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All’s Well That Ends Well: Act IV, Scene 1

All’s Well That Ends Well
Act IV, Scene 1

Scene 1

Without the Florentine camp .

  1. Enter Second French Lord with five or six other Soldiers in
  2. ambush .

Second French Lord Dumaine

1 - 5
  1. He can come no other way but by this hedge - corner . When you
  2. sally upon him , speak what terrible language you will .
  3. Though you understand it not yourselves , no matter ; for we
  4. must not seem to understand him , unless some one among us ,
  5. whom we must produce for an interpreter .

First Soldier

6
  1. Good captain , let me be th’ interpreter .

Second French Lord Dumaine

7
  1. Art not acquainted with him ? Knows he not thy voice ?

First Soldier

8
  1. No , sir , I warrant you .

Second French Lord Dumaine

9
  1. But what linsey - woolsey hast thou to speak to us again ?

First Soldier

10
  1. E’en such as you speak to me .

Second French Lord Dumaine

11 - 19
  1. He must think us some band of strangers i’ th’ adversary’s
  2. entertainment . Now he hath a smack of all neighboring
  3. languages ; therefore we must every one be a man of his own
  4. fancy , not to know what we speak one to another ; so we seem
  5. to know , is to know straight our purpose : choughs’ language ,
  6. gabble enough , and good enough . As for you , interpreter , you
  7. must seem very politic . But couch ho , here he comes , to
  8. beguile two hours in a sleep , and then to return and swear
  9. the lies he forges .
  1. They stand aside .
  1. Enter Parolles .

Parolles

20 - 26
  1. Ten a’ clock : within these three hours ’twill be time enough
  2. to go home . What shall I say I have done ? It must be a very
  3. plausive invention that carries it . They begin to smoke me ,
  4. and disgraces have of late knock’d too often at my door . I
  5. find my tongue is too foolhardy , but my heart hath the fear
  6. of Mars before it , and of his creatures , not daring the
  7. reports of my tongue .

Second French Lord Dumaine

27 - 28
  1. Aside .
  2. This is the first truth that e’er thine own tongue was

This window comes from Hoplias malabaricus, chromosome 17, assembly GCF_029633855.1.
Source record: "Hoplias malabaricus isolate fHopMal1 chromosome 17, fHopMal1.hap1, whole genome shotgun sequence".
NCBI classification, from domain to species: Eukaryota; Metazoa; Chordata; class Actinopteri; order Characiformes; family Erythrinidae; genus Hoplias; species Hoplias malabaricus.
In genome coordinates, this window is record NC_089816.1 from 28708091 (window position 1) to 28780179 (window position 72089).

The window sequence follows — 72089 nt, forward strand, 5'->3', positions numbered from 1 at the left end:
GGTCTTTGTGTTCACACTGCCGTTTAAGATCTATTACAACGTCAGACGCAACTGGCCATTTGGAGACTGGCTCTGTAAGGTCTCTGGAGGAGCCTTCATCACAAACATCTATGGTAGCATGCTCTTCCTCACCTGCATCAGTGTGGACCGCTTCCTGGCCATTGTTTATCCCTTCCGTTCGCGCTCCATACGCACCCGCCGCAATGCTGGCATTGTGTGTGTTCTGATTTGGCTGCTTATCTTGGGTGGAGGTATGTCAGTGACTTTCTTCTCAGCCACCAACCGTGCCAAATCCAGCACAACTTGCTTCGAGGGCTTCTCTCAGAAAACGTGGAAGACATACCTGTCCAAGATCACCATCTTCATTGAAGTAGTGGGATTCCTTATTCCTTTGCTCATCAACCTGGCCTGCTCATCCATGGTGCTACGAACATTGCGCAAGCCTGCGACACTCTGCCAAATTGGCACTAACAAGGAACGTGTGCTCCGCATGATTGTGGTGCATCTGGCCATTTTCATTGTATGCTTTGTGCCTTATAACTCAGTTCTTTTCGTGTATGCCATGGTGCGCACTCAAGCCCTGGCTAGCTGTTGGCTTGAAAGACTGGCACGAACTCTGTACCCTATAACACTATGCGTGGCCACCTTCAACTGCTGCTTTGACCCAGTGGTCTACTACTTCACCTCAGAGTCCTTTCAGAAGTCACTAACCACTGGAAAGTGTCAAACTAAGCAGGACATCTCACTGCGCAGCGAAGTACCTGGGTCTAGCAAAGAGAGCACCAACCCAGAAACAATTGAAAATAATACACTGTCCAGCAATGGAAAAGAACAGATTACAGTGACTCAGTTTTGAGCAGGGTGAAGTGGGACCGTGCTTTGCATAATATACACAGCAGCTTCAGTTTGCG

3. guilty of .

Parolles

29 - 37
  1. What the devil should move me to undertake the recovery of
  2. this drum , being not ignorant of the impossibility , and
  3. knowing I had no such purpose ? I must give myself some
  4. hurts , and say I got them in exploit . Yet slight ones will
  5. not carry it . They will say , Came you off with so little ?”
  6. And great ones I dare not give ; wherefore what’s the
  7. instance ? Tongue , I must put you into a butter - woman’s mouth
  8. and buy myself another of Bajazeth’s mule , if you prattle me
  9. into these perils .

Second French Lord Dumaine

38
  1. Aside .
  2. Is it possible he should know what he is , and be that he is ?

Parolles

39 - 40
  1. I would the cutting of my garments would serve the turn , or
  2. the breaking of my Spanish sword .

Second French Lord Dumaine

41
  1. Aside .
  2. We cannot afford you so .

Parolles

42
  1. Or the baring of my beard , and to say it was in stratagem .

Second French Lord Dumaine

43
  1. Aside .
  2. ’Twould not do .

Parolles

44
  1. Or to drown my clothes , and say I was stripp’d .

Second French Lord Dumaine

45
  1. Aside .
  2. Hardly serve .

Parolles

46
  1. Though I swore I leapt from the window of the citadel

Second French Lord Dumaine

47
  1. Aside .
  2. How deep ?

Parolles

48
  1. Thirty fathom .

Second French Lord Dumaine

49
  1. Aside .
  2. Three great oaths would scarce make that be believ’d .

Parolles

50 - 51
  1. I would I had any drum of the enemy’s . I would swear I
  2. recover’d it .

Second French Lord Dumaine

52
  1. Aside .
  2. You shall hear one anon .

Parolles

53
  1. A drum now of the enemy’s
  1. Alarum within .

Second French Lord Dumaine

54
  1. Throca movousus , cargo , cargo , cargo .

Parolles

55 - 56
  1. O , ransom , ransom !
  2. They seize him .
  3. Do not hide mine eyes .
  1. They blindfold him .

First Soldier

57
  1. Boskos thromuldo boskos .

Parolles

58 - 62
  1. I know you are the Muskos’ regiment ,
  2. And I shall lose my life for want of language .
  3. If there be here German , or Dane , Low Dutch ,
  4. Italian , or French , let him speak to me ,
  5. I’ll discover that which shall undo the Florentine .

First Soldier

63 - 65
  1. Boskos vauvado . I understand thee , and can speak thy tongue .
  2. Kerelybonto , sir , betake thee to thy faith , for seventeen
  3. poniards are at thy bosom .

Parolles

66
  1. O !

First Soldier

67
  1. O , pray , pray , pray ! Manka revania dulche .

Second French Lord Dumaine

68
  1. Oscorbidulchos volivorco .

First Soldier

69 - 72
  1. The general is content to spare thee yet ,
  2. And hoodwink’d as thou art , will lead thee on
  3. To gather from thee . Haply thou mayst inform
  4. Something to save thy life .

Parolles

73 - 76
  1.                             O , let me live ,
  2. And all the secrets of our camp I’ll show ,
  3. Their force , their purposes ; nay , I’ll speak that
  4. Which you will wonder at .

First Soldier

77
  1.                           But wilt thou faithfully ?

Parolles

78
  1. If I do not , damn me .

First Soldier

79 - 80
  1.                       Acordo linta .
  2. Come on , thou art granted space ,
  1. Exit with Parolles guarded .
  1. A short alarum within .

Second French Lord Dumaine

81 - 83
  1. Go tell the Count Roussillon , and my brother ,
  2. We have caught the woodcock , and will keep him muffled
  3. Till we do hear from them .

Second Soldier

84
  1.                            Captain , I will .

Second French Lord Dumaine

85 - 86
  1. ’A will betray us all unto ourselves :
  2. Inform on that .

Second Soldier

87
  1.                 So I will , sir .

Second French Lord Dumaine

88
  1. Till then I’ll keep him dark and safely lock’d .
  1. Exeunt .
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